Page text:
Iran nuclear plans may be environment hazard: UAE
By Heba Kandil
ABU DHABI (Reuters) – The United Arab Emirates said on
Monday Gulf countries planned to hold talks with Iran over
concerns that Tehran’s nuclear program could pose an
environmental threat to them.
Foreign Minister Sheikh Abdullah bin Zayed al-Nahayan
raised the environmental issue at a joint news conference with
German Foreign Minister Frank-Walter Steinmeier, who echoed
long-held Western fears Iran was secretly trying to build
Unlike Iran, Arab states in the region rely on sea water
desalination plants for drinking water. The desert Arabian
Peninsula has no rivers and limited underground water
“If this Gulf is polluted in any way from their nuclear
program it will affect life and the life style of the people in
this region,” said Abdullah.
He said a delegation from the U.S.-allied Gulf Cooperation
Council — a political and economic alliance comprising Saudi
Arabia, Kuwait, Bahrain, Oman, Qatar and the United Arab
Emirates — would visit Tehran but did not give a date.
“Iran the neighbor, the Islamic state, the partner in trade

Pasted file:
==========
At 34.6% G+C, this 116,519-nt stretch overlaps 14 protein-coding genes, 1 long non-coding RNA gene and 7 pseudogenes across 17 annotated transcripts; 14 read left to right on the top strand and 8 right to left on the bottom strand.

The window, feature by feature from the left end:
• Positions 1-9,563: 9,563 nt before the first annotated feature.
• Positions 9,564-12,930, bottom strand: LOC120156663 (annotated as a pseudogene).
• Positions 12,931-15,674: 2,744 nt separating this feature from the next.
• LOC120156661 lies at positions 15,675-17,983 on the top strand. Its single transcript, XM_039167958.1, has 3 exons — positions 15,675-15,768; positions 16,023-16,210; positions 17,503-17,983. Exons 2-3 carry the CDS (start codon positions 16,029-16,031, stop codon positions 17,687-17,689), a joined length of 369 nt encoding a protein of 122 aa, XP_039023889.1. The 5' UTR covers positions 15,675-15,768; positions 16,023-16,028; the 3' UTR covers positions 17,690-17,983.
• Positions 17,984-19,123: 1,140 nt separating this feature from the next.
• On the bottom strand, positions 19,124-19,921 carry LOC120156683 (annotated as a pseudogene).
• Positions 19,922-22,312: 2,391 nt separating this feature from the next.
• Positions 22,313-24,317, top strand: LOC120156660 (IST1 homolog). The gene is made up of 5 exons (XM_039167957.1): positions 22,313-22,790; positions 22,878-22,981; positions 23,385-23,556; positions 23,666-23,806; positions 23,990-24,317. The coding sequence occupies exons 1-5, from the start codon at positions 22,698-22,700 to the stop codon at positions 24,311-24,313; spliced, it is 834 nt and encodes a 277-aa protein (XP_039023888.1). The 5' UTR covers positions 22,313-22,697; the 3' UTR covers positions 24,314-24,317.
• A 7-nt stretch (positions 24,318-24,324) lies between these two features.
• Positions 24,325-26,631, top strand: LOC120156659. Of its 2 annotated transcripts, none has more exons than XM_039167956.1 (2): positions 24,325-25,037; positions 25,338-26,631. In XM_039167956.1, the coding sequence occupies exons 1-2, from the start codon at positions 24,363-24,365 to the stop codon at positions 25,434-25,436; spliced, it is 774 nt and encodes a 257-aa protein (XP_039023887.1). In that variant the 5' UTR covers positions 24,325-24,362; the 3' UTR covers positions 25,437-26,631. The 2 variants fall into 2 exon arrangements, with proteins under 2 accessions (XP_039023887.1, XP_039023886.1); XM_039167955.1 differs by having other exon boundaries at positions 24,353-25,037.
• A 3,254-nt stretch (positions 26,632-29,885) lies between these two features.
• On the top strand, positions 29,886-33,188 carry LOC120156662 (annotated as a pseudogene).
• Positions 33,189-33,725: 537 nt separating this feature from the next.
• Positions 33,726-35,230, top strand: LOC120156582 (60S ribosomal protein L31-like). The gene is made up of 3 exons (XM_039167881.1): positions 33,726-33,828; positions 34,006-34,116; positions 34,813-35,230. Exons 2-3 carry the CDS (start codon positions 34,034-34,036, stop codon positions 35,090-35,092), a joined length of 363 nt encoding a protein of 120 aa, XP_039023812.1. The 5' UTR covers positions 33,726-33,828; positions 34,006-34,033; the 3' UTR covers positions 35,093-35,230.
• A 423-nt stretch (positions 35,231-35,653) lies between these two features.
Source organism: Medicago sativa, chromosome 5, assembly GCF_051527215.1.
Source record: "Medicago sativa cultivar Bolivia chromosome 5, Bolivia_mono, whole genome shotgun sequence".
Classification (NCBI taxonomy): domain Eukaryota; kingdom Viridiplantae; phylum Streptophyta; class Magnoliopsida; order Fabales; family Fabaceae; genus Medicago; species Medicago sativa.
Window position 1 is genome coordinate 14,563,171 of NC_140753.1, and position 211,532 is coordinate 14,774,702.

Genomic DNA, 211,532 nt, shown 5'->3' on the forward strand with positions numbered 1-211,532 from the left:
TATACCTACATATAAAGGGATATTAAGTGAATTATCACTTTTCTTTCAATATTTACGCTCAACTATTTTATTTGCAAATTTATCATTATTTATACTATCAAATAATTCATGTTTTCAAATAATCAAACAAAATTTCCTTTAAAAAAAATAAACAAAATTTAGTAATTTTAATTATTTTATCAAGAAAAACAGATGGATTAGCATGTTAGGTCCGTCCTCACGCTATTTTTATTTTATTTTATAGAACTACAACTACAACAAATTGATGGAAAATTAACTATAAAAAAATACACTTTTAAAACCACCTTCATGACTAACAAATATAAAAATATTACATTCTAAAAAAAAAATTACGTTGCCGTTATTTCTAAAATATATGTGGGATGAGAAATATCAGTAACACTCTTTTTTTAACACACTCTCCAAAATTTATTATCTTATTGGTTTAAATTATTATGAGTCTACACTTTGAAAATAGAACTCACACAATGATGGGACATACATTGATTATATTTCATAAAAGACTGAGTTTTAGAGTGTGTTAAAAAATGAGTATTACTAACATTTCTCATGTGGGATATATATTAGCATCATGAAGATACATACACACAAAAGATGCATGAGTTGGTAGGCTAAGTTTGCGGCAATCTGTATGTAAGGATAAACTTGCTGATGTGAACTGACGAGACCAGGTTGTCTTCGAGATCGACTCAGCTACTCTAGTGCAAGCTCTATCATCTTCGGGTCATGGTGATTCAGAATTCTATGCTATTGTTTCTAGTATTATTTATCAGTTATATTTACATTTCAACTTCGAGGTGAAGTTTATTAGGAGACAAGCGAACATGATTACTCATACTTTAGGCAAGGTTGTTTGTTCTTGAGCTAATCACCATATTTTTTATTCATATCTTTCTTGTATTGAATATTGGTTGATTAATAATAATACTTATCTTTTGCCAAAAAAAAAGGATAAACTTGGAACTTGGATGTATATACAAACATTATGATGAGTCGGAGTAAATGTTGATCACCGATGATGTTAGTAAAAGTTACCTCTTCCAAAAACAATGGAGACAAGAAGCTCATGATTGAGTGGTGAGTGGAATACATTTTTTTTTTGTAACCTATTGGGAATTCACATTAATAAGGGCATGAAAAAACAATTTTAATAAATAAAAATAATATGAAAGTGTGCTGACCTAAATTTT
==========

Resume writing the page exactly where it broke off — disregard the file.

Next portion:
and in social ties … should be patient and show understanding
toward the fears in this region,” said Abdullah.
Steinmeier, on a tour of Gulf states, said: “I think we are
in concrete agreement about the threats resulting from a
nuclear program in Iran. We cannot rule out that Iran will be
using this program to develop nuclear weapons.”
Gulf Arab states, wary of Iran since its 1979 Islamic
Revolution, share Western concerns that Tehran may be trying to
make nuclear weapons but fear being caught up in a new military
conflict in the region while Iraq remains violence plagued.
Iran says its nuclear program is solely for power
generation and has vowed revenge if attacked by the United
States or Israel.